Balanced Mental Well Being with Ayurveda by Dr. Christie Smirl

Mental well being is a primary pillar of health. Everybody strives for optimal concentration, memory, sleep patterns and emotional balance. Western allopathic medicine and modern psychology can be dramatically augmented with the medical science of Ayurveda. Ayurveda understands the functioning of the human mind according to three gunas (qualities). The three gunas that influence the mind are sattva, rajas and tamas. Each guna describes a state of mental presence. By grasping how the gunas effect the functioning of the mind, Ayurveda makes very specific nutritional and lifestyle modification recommendations before recommending western medical pharmaceuticals.

Sattva is a state of balanced, positive, pure and peaceful personality. Sattva is associated with saints, angels and sages. Most people who meditate strive to find a state of sattva. People who are sattva predominant are capable of great kindness, selflessness, divinity, self introspection, non-egoic discrimination and understanding the world through objective truth.

Rajas is a state of extroverted action which can facilitate great accomplishments in life. However, when rajas is excessively elevated it creates rajasic personality imbalances. Rajasic imbalances are demonstrated by competitiveness, aggression, anger, envy, hostility, frustration, hyperactivity, restlessness, insomnia or anxiety. These conditions should first be evaluated in terms of elevated Vata or Pitta and treated with nutritional and lifestyle modifications. Learn more about Vata and Pitta doshas by reading my article here Ayurveda Introduction – Doshas 101.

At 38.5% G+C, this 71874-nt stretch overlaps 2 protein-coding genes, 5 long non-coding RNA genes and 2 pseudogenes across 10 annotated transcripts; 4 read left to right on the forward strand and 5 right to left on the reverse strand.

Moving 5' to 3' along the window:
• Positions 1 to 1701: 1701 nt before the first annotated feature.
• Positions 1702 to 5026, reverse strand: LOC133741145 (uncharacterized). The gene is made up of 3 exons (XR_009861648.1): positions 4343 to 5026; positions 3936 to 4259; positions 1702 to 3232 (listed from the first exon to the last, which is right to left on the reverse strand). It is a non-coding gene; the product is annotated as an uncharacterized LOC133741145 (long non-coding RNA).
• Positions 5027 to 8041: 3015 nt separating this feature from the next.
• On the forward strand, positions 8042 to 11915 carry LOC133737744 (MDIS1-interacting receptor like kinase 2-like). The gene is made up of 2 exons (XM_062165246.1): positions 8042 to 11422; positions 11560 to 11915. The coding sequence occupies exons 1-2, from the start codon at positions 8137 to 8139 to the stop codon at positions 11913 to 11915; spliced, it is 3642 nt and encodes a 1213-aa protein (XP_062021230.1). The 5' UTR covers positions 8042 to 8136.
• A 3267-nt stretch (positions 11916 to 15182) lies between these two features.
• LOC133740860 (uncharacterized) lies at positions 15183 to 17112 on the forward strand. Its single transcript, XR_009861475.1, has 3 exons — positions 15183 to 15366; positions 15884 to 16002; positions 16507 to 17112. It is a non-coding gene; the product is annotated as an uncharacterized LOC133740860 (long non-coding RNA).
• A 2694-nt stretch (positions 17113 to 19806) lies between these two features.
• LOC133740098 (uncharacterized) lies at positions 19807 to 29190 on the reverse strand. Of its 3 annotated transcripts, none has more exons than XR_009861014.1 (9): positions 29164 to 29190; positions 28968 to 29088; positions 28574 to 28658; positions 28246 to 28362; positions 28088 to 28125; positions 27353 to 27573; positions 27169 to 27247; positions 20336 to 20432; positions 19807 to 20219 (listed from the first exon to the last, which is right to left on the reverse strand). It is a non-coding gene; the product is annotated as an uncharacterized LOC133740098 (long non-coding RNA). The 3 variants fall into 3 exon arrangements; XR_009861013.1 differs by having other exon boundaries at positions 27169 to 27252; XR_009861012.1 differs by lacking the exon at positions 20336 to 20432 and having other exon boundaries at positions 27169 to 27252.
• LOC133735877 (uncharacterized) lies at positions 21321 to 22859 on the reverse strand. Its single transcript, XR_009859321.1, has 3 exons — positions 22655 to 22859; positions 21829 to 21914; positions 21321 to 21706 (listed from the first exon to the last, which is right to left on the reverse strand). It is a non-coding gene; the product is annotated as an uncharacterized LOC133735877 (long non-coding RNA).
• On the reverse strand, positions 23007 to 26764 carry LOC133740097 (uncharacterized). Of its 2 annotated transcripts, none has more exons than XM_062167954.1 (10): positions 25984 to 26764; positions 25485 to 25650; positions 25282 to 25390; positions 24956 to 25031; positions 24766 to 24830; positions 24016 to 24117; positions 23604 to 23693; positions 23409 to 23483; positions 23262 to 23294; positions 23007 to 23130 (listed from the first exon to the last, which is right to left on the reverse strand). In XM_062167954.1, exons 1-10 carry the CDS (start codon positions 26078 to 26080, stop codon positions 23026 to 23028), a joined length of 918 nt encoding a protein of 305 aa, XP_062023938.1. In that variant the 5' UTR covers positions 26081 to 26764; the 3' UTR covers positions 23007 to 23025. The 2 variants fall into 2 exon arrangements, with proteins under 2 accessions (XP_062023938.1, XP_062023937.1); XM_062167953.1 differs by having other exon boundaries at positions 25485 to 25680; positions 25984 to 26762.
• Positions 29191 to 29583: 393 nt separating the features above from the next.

Tamas is a state of inactivity that allows the human body and mind to rest. However, when tamas becomes pathological it is exhibited through mental dullness, sluggishness, laziness, lethargy, depression and fatigue. Ayurveda understands that is most often caused by an aggravation of Kapha ascended to the brain. Read my article Ayurveda Introduction – Doshas 101 to learn about Kapha. Furthermore, abnormal Kapha can produce aama, a metabolic toxin, which further aggravates mental fogginess and depression. Read my article, Aama – Metobolic toxicity to learn about the sign, symptoms and remedies related to aama. Kapha or aama induced tamas can be reduced by nutritional and lifestyle changes.

In western medicine, the first modality of treatment for mood and emotional abnormalities is often pharmaceuticals. Ayurveda addresses nutrition and lifestyles first. So before you or a loved one begins prescription psych medications, consider a change in diet and habituations to manage vata or pitta induced rajas as well as kapha or aama induced tamas. Read my article Ayurvedic Nutrition Guidelines for Balanced Doshas to understand what foods aggravate Vata, Pitta and Kapha. You can also click here to watch this series of videos I created on each dosha that outlines how to get balanced through nutrition.

Dr. Christie Smirl has over 25 years of medical experience. She completed a Doctorate of Ayurvedic Medicine from American University of Complimentary Medicine as well as Nurse Practitioner and Master of Science from Loma Linda University. Dr. Christie is also an E-RYT 500 Yoga Teacher Trainer YACEP, Reiki Master/Teacher, Tantric Energy Healer and Musician.

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